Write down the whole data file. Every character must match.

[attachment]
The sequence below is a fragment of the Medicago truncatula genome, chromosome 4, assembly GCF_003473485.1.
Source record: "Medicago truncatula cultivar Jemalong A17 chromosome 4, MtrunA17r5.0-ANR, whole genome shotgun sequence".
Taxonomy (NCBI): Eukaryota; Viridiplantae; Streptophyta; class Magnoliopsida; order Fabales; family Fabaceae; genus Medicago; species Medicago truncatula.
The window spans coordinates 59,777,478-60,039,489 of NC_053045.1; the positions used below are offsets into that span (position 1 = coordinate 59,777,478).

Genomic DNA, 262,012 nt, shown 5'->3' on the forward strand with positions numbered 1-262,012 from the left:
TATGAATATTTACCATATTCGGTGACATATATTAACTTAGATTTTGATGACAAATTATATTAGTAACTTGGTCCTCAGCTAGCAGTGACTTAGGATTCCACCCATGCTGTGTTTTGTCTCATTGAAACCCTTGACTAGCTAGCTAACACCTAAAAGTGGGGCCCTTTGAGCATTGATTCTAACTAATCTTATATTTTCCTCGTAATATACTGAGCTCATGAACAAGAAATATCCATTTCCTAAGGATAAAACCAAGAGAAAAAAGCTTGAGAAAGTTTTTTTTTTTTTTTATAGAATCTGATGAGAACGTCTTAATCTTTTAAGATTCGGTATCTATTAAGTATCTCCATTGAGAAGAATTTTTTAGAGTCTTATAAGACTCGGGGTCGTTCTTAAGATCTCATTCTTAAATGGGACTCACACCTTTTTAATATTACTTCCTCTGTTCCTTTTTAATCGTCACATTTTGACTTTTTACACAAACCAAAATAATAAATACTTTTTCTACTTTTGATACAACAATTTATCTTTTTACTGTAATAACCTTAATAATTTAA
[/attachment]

The sequence below is a fragment of the Medicago truncatula genome, chromosome 4, assembly GCF_003473485.1.
Source record: "Medicago truncatula cultivar Jemalong A17 chromosome 4, MtrunA17r5.0-ANR, whole genome shotgun sequence".
Taxonomy (NCBI): Eukaryota; Viridiplantae; Streptophyta; class Magnoliopsida; order Fabales; family Fabaceae; genus Medicago; species Medicago truncatula.
The window spans coordinates 59,777,478-60,039,489 of NC_053045.1; the positions used below are offsets into that span (position 1 = coordinate 59,777,478).

Genomic DNA, 262,012 nt, shown 5'->3' on the forward strand with positions numbered 1-262,012 from the left:
TATGAATATTTACCATATTCGGTGACATATATTAACTTAGATTTTGATGACAAATTATATTAGTAACTTGGTCCTCAGCTAGCAGTGACTTAGGATTCCACCCATGCTGTGTTTTGTCTCATTGAAACCCTTGACTAGCTAGCTAACACCTAAAAGTGGGGCCCTTTGAGCATTGATTCTAACTAATCTTATATTTTCCTCGTAATATACTGAGCTCATGAACAAGAAATATCCATTTCCTAAGGATAAAACCAAGAGAAAAAAGCTTGAGAAAGTTTTTTTTTTTTTTTATAGAATCTGATGAGAACGTCTTAATCTTTTAAGATTCGGTATCTATTAAGTATCTCCATTGAGAAGAATTTTTTAGAGTCTTATAAGACTCGGGGTCGTTCTTAAGATCTCATTCTTAAATGGGACTCACACCTTTTTAATATTACTTCCTCTGTTCCTTTTTAATCGTCACATTTTGACTTTTTACACAAACCAAAATAATAAATACTTTTTCTACTTTTGATACAACAATTTATCTTTTTACTGTAATAACCTTAATAATTTAA